Journal of General Internal Medicine

, Volume 22, Issue 11, pp 1523–1526

Limited Health Literacy is a Barrier to Medication Reconciliation in Ambulatory Care

  • Stephen D. Persell
  • Chandra Y. Osborn
  • Robert Richard
  • Silvia Skripkauskas
  • Michael S. Wolf
Original Article

Abstract

Background

Limited health literacy may influence patients’ ability to identify medications taken; a serious concern for ambulatory safety and quality.

Objective

To assess the relationship between health literacy, patient recall of antihypertensive medications, and reconciliation between patient self-report and the medical record.

Design

In-person interviews, literacy assessment, medical records abstraction.

Participants

Adults with hypertension at three community health centers.

Measurement

We measured health literacy using the short-form Test of Functional Health Literacy in Adults. Patients were asked about the medications they took for blood pressure. Their responses were compared with the medical record.

Results

Of 119 participants, 37 (31%) had inadequate health literacy. Patients with inadequate health literacy were less able to name any of their antihypertensive medications compared to those with adequate health literacy (40.5% vs 68.3%, p = 0.005). After adjusting for age and income, this difference remained (adjusted odds ratio [OR] = 2.9, 95% confidence interval [95%CI] = 1.3–6.7). Agreement between patient reported medications and the medical record was low: 64.9% of patients with inadequate and 37.8% with adequate literacy had no medications common to both lists.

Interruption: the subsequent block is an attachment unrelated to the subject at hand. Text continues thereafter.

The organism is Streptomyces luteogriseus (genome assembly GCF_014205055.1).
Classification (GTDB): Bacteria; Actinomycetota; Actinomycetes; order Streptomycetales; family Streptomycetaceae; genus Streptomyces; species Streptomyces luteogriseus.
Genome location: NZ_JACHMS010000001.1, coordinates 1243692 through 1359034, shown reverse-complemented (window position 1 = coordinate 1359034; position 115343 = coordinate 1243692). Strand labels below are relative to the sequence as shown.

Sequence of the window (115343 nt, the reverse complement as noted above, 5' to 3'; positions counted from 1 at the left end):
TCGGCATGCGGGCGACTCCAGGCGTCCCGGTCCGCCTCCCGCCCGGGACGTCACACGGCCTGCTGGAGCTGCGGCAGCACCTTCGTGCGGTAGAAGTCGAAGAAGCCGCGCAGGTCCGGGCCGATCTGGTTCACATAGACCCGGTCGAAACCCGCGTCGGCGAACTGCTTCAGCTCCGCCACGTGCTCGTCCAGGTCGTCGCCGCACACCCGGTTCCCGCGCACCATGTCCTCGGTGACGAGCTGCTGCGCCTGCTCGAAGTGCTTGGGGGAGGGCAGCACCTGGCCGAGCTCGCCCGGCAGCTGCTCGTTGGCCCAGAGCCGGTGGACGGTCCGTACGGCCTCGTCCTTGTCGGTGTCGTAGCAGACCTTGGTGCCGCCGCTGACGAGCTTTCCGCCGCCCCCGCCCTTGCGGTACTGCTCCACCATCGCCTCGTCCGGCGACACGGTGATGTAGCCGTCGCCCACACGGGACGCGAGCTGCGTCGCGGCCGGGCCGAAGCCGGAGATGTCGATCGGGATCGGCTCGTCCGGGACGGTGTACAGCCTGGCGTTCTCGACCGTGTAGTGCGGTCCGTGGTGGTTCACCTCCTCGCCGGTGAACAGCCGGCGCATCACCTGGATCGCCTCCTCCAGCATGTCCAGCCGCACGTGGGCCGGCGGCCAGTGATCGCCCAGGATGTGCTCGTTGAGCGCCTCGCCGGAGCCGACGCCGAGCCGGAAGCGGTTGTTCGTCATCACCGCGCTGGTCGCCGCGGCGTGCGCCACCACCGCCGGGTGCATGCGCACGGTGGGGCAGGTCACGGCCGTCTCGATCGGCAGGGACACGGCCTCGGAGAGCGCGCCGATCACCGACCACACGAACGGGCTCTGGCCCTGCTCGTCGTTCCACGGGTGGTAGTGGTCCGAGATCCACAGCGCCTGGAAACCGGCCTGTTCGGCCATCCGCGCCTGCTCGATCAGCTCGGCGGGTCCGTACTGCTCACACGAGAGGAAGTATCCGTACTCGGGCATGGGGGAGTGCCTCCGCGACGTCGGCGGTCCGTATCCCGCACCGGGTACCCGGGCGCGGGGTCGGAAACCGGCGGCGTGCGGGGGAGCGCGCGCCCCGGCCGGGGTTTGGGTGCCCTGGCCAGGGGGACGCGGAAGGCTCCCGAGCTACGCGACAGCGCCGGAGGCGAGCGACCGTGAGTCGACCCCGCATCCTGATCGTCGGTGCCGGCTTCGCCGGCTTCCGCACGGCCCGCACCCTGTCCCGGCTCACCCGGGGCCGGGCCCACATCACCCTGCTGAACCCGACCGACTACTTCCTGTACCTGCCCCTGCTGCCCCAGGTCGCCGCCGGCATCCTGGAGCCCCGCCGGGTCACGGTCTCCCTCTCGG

Conclusions

Limited health literacy was associated with a greater number of unreconciled medications. Future studies should investigate how this may impact safety and hypertension control.

KEY WORDS

health literacy medication reconciliation medication adherence hypertension knowledge ambulatory care 

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Copyright information

© Society of General Internal Medicine 2007

Authors and Affiliations

  • Stephen D. Persell
    • 1
  • Chandra Y. Osborn
    • 1
  • Robert Richard
    • 2
  • Silvia Skripkauskas
    • 1
  • Michael S. Wolf
    • 1
  1. 1.Health Literacy and Learning Program, Division of General Internal Medicine, and Institute for Healthcare Studies, Feinberg School of Medicine,Northwestern UniversityChicagoUSA
  2. 2.Cherry Street Health ServicesGrand RapidsUSA

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